Works by prolific Buffalo writer, printmaker, painter and critic, Richard Huntington will be part of an upcoming exhibit titled RE-MIXico. The opening will be held at Casa de Arte on May 23, 2014 from 6 to 10 pm and runs through June 22.
Huntington was not only an critic for the Courier Express, his expertise also delved into the world of theater where he ultimately became an art and then theater critic at the Buffalo News (1985-2007). Along the way the artist also managed to head up the visual arts department at Artpark for a time. His own personal works spread far and wide, and have been featured in myriad international shows, along with being in the collection of the Albright-Knox.
Today his works are pertinent as ever, showcasing a talent that is wildly diverse and captivating. From imagery that appears to play off of the works of legendary artists, to his own provocative and timely messages, wrapped in thought provoking pop-art meets pin-up canvases, sprinkled with postmodern mixed media and even religious subject matter.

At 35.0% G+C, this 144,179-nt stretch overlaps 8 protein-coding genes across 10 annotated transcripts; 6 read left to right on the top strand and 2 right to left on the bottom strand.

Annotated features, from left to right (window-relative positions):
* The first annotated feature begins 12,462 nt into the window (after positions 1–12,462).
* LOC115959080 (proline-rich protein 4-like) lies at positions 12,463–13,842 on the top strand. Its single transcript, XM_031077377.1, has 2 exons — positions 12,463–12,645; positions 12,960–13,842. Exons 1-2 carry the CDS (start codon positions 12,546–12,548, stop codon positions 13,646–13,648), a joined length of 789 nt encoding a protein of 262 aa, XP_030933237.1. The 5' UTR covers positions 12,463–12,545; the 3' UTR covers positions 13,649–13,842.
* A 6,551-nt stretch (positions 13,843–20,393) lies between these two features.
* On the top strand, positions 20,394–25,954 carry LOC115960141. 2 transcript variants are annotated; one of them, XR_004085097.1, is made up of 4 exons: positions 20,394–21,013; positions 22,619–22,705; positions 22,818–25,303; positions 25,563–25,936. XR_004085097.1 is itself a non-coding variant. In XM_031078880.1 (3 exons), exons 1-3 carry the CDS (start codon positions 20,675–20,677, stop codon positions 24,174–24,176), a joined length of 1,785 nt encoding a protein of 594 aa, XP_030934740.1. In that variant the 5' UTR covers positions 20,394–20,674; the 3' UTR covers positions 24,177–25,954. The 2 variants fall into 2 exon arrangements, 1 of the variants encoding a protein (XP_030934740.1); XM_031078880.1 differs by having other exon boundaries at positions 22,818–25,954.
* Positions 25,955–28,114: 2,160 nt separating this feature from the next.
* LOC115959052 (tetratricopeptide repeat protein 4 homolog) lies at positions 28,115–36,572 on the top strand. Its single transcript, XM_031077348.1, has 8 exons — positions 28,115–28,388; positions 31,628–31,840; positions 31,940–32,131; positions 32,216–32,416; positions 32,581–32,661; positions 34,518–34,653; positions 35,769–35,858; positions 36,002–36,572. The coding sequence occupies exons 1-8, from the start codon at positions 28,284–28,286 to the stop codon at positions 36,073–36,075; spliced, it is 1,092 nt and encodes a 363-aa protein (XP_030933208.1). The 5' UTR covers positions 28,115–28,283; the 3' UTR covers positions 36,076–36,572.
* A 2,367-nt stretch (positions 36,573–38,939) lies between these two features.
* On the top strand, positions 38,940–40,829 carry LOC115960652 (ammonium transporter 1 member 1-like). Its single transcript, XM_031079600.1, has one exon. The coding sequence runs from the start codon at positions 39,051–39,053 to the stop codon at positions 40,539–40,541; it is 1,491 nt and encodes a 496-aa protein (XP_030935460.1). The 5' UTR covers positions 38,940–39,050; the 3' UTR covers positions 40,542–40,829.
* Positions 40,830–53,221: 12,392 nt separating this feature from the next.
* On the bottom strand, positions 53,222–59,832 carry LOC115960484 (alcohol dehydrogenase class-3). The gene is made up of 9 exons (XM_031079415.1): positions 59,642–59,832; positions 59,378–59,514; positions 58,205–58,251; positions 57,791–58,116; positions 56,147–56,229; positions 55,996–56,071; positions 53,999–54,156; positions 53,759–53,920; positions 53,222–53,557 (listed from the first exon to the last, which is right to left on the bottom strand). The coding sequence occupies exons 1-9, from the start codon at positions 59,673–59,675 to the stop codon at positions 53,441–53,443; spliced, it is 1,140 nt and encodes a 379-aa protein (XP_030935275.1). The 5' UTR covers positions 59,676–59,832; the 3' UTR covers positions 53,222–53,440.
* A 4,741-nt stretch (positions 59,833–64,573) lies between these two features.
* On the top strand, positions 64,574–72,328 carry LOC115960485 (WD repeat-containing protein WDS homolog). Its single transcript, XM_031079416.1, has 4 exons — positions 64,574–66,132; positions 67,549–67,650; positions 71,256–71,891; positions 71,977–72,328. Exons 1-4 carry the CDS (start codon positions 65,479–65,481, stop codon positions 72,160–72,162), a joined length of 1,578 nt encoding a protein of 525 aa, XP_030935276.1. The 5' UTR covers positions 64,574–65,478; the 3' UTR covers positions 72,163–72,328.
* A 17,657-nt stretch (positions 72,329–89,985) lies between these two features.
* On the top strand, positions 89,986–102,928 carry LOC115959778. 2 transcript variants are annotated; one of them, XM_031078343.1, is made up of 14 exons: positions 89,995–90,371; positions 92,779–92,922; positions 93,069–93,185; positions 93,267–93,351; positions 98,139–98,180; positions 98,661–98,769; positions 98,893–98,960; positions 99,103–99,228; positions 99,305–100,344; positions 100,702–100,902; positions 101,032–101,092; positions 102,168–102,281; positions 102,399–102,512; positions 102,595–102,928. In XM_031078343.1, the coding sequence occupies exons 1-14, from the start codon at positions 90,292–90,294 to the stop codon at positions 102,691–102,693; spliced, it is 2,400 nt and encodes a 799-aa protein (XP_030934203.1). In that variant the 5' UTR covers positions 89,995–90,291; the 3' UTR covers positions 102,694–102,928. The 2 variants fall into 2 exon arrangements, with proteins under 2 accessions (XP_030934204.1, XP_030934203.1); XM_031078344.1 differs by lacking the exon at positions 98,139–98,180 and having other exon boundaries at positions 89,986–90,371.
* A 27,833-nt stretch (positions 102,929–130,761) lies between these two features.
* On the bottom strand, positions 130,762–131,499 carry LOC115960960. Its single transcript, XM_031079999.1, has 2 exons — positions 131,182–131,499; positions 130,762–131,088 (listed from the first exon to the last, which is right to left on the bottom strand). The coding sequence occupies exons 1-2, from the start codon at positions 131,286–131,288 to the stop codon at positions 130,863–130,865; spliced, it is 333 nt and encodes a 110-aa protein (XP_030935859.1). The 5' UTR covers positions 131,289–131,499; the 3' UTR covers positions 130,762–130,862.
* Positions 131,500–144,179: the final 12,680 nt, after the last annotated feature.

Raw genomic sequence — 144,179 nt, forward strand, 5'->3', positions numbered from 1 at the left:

Regarding the lead image in this post, Huntington writes, “I Was A Teenybopper for Diego Rivera”, archival pigment print, 2014, Huntington writes “An earlier print of mine, comically titled I Was A Teenybopper for the CIA, used a pulp fiction dancing teen engulfed by an aggressive frame of abstract shapes. I used this image in combination with a serious Rivera lithograph that featured a frame of cursive script and a hand holding a scalpel. The lettering and the abstract shapes combine to make a fresh and highly complex design (in the process making the script illegible), while the teenybopper herself still holds forth in all her glory at the composition’s center.”
Continuing on with the inset image, Huntington continues, “Mexican Menu with Diego Rivera Volcano”: Archival Pigment Print, 2014. Huntington Writes “I did an acrylic painting in 2012 using a menu from a San Miguel de Allende restaurant. In this print I have superimposed the painting—modified for the purpose—over a watercolor painting by Diego Rivera. The result was a merging –and obscuring–of two styles of painting in which elements from each source act in unison to form an entirely new composition with a mood divergent from either of the originals.”